And Crispus, the chief ruler of the synagogue, believed on the Lord with all his house; and many of the Corinthians hearing believed, and were baptized.
O ye Corinthians, our mouth is open unto you, our heart is enlarged.
New Defender's Study Bible Notes
2:21 deep sleep. The “deep sleep” was not simply an anesthetized state to prevent pain, since there was as yet no pain in the world. It was most likely ordained as a primeval picture of the future death of the second Adam, whose sacrificial death would result in the formation of His bride (II Corinthians 11:2; Ephesians 5:30-32).
2:22 made he a woman. This remarkable record of the formation of the first woman could hardly have been invented by human imagination. Neither can it be interpreted in the context of theistic evolution, even if one could interpret the formation of Adam’s body from the dust in evolutionary terms. Its historicity is confirmed in the New Testament (I Timothy 2:13; I Corinthians 11:8). All other men have been born of woman, but the first woman was made from man.
3:20 all living. There were no children at this time, so this statement is apparently an editorial insertion by Moses, testifying that all mankind had descended from Adam and Eve. There were no “pre-Adamite” men (compare I Corinthians 15:45, speaking of “the first man Adam”), nor were there any pre-Fall children, since “in Adam all die” (I Corinthians 15:22).
24:4 my country. Abraham had learned the hard way that the heir of the promises should not leave the promised land. Nevertheless, a suitable wife through whom the promised seed could be born and trained could not be found among the people then in the land. Consequently, the father must send a trusted servant to find a suitable bride for his son, far away and among a small remnant who still served the true God. A typological parallel with the heavenly Father sending the Holy Spirit to claim a bride for His Son seems well warranted in this case (note John 14:26; 16:13,14; II Corinthians 11:2; Acts 15:14; etc.).
12:4 too little for the lamb. Note that the lamb was never too little for the household. The lamb, of course, is a foreshadow of Jesus Christ, the Lamb of God (John 1:29) our Passover (I Corinthians 5:7) without blemish, sacrificed for us (I Peter 1:19).
15:24 the people murmured. Note God’s responses to the murmurings (complainings) of Israel, acting for a while in grace and patience, but eventually acting in judgment. He first provided pure water (Exodus 15:25), next He provided food (Exodus 16:2,7,8,9,12), and then a continuous water supply (Exodus 17:3). But eventually God sent them into exile in the wilderness (Numbers 14:2,27,29,36) and even put many to death (Numbers 16:11,41). Finally, their murmurings ceased after the miracle of the budding of Aaron’s rod, which was a symbol of the resurrection (Numbers 17:5,10). God’s attitude toward murmuring on the part of believers today is indicated in I Corinthians 10:10 and Philippians 2:14.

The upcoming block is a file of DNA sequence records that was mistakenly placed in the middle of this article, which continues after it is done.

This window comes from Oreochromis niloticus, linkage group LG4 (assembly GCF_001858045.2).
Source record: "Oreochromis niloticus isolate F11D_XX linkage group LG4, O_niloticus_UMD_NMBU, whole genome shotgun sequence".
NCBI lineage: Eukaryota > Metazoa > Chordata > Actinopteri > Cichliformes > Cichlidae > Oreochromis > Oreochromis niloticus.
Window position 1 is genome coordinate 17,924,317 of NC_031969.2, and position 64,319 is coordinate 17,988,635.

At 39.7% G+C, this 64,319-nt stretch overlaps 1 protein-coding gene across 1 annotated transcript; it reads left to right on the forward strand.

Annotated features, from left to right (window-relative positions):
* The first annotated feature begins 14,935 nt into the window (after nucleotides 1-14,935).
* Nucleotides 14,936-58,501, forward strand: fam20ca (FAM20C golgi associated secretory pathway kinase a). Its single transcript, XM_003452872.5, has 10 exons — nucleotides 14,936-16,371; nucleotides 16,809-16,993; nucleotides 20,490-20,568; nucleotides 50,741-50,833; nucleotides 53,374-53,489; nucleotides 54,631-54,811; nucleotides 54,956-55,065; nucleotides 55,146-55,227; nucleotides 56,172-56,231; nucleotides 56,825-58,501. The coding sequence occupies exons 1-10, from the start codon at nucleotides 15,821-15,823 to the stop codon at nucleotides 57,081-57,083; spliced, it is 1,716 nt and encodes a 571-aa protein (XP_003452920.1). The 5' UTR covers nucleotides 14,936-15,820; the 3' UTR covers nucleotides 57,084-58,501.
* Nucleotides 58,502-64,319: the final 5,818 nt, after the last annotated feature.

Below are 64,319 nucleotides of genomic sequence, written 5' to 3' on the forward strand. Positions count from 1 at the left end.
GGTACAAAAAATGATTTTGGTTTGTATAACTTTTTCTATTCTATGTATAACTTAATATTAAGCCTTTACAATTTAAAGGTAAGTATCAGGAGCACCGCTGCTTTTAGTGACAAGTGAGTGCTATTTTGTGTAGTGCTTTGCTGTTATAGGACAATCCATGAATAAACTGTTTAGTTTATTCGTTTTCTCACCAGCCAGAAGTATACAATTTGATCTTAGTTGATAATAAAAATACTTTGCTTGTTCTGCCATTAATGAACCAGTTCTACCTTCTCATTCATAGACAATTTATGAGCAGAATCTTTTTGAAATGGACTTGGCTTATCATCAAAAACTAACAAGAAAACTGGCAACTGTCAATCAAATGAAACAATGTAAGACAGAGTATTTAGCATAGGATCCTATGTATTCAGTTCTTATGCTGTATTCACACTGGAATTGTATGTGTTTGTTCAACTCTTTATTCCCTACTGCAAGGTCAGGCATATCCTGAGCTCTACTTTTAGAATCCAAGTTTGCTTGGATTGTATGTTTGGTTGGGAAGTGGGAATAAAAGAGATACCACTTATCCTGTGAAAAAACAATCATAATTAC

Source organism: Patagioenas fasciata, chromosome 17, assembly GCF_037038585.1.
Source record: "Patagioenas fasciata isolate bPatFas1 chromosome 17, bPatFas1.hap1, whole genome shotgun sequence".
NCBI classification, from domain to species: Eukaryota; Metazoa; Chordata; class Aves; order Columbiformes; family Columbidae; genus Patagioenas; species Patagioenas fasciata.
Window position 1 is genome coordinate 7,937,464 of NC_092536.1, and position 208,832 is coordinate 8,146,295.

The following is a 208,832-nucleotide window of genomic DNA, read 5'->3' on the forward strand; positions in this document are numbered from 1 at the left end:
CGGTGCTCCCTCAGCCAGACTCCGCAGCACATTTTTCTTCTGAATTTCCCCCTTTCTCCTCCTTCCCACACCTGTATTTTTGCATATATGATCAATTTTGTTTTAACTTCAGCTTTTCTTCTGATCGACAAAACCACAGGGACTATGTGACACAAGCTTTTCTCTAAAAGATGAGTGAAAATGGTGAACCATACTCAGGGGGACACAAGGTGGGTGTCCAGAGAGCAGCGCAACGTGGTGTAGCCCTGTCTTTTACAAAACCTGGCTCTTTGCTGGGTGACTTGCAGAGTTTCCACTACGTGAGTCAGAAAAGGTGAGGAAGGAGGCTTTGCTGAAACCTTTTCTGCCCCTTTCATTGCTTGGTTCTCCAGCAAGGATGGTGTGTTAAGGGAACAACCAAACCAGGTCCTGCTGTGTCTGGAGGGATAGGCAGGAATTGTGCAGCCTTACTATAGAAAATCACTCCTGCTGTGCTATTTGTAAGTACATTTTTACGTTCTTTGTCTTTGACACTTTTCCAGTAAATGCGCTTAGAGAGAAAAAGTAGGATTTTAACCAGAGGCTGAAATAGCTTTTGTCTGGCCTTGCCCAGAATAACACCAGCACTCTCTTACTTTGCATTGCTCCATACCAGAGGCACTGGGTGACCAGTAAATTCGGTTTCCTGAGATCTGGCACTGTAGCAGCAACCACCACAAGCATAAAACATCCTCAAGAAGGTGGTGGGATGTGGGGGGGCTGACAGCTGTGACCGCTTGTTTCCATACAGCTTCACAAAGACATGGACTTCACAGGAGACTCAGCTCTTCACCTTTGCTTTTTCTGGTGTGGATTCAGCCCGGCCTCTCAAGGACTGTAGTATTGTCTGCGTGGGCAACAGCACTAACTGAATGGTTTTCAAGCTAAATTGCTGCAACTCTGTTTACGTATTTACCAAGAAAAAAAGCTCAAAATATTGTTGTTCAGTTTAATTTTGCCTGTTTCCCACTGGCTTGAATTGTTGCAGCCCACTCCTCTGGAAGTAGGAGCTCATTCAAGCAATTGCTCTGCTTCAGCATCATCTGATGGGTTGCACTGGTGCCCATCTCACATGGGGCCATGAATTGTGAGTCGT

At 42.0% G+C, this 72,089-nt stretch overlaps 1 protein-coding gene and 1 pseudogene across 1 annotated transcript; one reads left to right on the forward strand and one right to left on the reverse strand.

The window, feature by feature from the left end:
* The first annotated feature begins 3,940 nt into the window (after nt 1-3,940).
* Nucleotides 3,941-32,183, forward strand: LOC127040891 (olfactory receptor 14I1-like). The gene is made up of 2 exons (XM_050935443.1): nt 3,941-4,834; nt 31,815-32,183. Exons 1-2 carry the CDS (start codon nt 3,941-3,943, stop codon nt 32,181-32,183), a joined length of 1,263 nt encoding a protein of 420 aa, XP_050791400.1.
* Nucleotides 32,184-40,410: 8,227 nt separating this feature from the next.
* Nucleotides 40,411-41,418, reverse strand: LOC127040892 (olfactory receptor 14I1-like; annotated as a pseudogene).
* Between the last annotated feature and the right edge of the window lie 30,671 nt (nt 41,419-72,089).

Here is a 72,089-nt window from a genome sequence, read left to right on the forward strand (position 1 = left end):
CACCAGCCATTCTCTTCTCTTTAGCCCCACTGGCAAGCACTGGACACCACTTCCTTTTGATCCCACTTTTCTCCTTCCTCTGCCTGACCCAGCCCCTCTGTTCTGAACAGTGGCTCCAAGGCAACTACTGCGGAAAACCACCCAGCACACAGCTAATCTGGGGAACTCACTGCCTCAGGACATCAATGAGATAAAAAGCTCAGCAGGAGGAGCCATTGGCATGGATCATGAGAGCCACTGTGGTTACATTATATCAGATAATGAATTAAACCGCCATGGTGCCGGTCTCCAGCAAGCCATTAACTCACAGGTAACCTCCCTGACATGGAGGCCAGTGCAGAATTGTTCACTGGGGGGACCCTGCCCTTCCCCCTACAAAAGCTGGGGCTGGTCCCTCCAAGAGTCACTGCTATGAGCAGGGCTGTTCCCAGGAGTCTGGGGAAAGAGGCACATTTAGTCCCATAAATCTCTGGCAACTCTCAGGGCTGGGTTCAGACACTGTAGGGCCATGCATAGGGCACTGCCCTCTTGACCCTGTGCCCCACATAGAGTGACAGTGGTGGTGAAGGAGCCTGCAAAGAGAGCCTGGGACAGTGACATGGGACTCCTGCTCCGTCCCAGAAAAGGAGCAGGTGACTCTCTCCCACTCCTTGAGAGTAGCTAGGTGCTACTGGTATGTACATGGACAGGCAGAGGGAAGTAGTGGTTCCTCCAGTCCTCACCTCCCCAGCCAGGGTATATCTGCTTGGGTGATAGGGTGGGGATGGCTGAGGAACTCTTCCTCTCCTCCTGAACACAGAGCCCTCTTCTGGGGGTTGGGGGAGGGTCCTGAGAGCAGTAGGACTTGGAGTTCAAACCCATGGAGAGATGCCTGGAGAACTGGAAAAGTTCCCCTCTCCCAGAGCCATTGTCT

17:6 smite the rock. Critics are repeatedly confounded when they try to explain the many miracles of the Exodus on a naturalistic basis. This was a uniquely significant period in world history and God was once again revealing Himself as the world’s Creator, miraculously creating bread and water in the desert for a whole generation of Israelites. Moses was not a gifted “water witch,” locating an underground stream of water, but God’s prophet. God created a river of water that followed their itinerary throughout the forty years of wandering, “for they drank of that spiritual Rock that followed them: and that Rock was Christ” (I Corinthians 10:4).
22:20 unto any god. The sin of idolatry–worshipping false gods–was as inimical to the plan of the true God as witchcraft, and very similar to it. As the Apostle Paul noted: “The things which the Gentiles sacrifice, they sacrifice to devils, and not to God” (I Corinthians 10:20).
31:3 the spirit of God. The “gifts of the Spirit” (I Corinthians 12:4) thus can include what might be considered mundane skills, if they are dedicated to God’s service. Bezaleel is thus said to have been “filled with the Spirit” for the accomplishment of building the tabernacle and all its accessories in accord with the divine specifications.
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34:35 Moses’ face shone. This was evidently a supernatural glow, resulting from Moses’ face-to-face encounters with God (note Exodus 34:29; Deuteronomy 34:10). His face shone so brightly that the people could not stand to face him unless he placed a veil over his face (see notes on II Corinthians 3:13,14,18). There should, in analogous fashion, be a spiritual glow on the countenances of believers who are walking in close fellowship with the Lord through His Word and prayer.